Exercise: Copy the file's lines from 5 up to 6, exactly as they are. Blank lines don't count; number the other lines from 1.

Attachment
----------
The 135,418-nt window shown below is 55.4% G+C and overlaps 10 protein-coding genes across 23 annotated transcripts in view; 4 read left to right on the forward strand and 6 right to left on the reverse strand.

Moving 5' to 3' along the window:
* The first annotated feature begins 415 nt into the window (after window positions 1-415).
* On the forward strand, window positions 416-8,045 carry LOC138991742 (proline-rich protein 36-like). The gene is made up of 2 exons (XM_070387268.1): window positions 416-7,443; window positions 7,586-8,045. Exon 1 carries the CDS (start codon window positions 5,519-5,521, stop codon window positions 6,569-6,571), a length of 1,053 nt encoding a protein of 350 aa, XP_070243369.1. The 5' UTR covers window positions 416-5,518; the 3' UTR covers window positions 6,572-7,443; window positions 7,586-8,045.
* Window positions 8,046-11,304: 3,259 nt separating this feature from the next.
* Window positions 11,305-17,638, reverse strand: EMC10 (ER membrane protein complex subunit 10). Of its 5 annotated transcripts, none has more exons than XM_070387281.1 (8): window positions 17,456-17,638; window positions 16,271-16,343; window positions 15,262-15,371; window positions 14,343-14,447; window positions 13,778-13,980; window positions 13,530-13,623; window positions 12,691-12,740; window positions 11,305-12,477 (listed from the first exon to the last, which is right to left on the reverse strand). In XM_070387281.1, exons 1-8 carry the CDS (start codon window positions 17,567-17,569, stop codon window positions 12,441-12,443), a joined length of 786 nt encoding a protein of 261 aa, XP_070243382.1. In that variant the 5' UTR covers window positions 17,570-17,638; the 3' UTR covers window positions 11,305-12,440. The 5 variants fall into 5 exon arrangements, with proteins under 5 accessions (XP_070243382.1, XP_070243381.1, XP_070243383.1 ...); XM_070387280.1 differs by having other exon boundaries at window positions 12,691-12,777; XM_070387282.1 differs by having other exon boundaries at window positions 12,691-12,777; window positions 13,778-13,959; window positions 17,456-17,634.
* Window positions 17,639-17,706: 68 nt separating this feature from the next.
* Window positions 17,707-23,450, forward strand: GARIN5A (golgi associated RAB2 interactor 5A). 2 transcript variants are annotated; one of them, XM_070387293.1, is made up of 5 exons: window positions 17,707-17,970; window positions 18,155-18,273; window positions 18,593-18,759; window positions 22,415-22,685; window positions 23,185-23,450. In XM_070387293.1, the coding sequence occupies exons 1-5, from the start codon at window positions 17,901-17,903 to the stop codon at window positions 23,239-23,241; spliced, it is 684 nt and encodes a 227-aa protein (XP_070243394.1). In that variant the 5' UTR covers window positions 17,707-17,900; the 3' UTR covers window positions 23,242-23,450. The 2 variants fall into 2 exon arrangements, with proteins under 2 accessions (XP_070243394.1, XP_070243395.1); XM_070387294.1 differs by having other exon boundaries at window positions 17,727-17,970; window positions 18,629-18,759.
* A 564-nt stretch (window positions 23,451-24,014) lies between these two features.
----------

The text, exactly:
* Window positions 8,046-11,304: 3,259 nt separating this feature from the next.
* Window positions 11,305-17,638, reverse strand: EMC10 (ER membrane protein complex subunit 10). Of its 5 annotated transcripts, none has more exons than XM_070387281.1 (8): window positions 17,456-17,638; window positions 16,271-16,343; window positions 15,262-15,371; window positions 14,343-14,447; window positions 13,778-13,980; window positions 13,530-13,623; window positions 12,691-12,740; window positions 11,305-12,477 (listed from the first exon to the last, which is right to left on the reverse strand). In XM_070387281.1, exons 1-8 carry the CDS (start codon window positions 17,567-17,569, stop codon window positions 12,441-12,443), a joined length of 786 nt encoding a protein of 261 aa, XP_070243382.1. In that variant the 5' UTR covers window positions 17,570-17,638; the 3' UTR covers window positions 11,305-12,440. The 5 variants fall into 5 exon arrangements, with proteins under 5 accessions (XP_070243382.1, XP_070243381.1, XP_070243383.1 ...); XM_070387280.1 differs by having other exon boundaries at window positions 12,691-12,777; XM_070387282.1 differs by having other exon boundaries at window positions 12,691-12,777; window positions 13,778-13,959; window positions 17,456-17,634.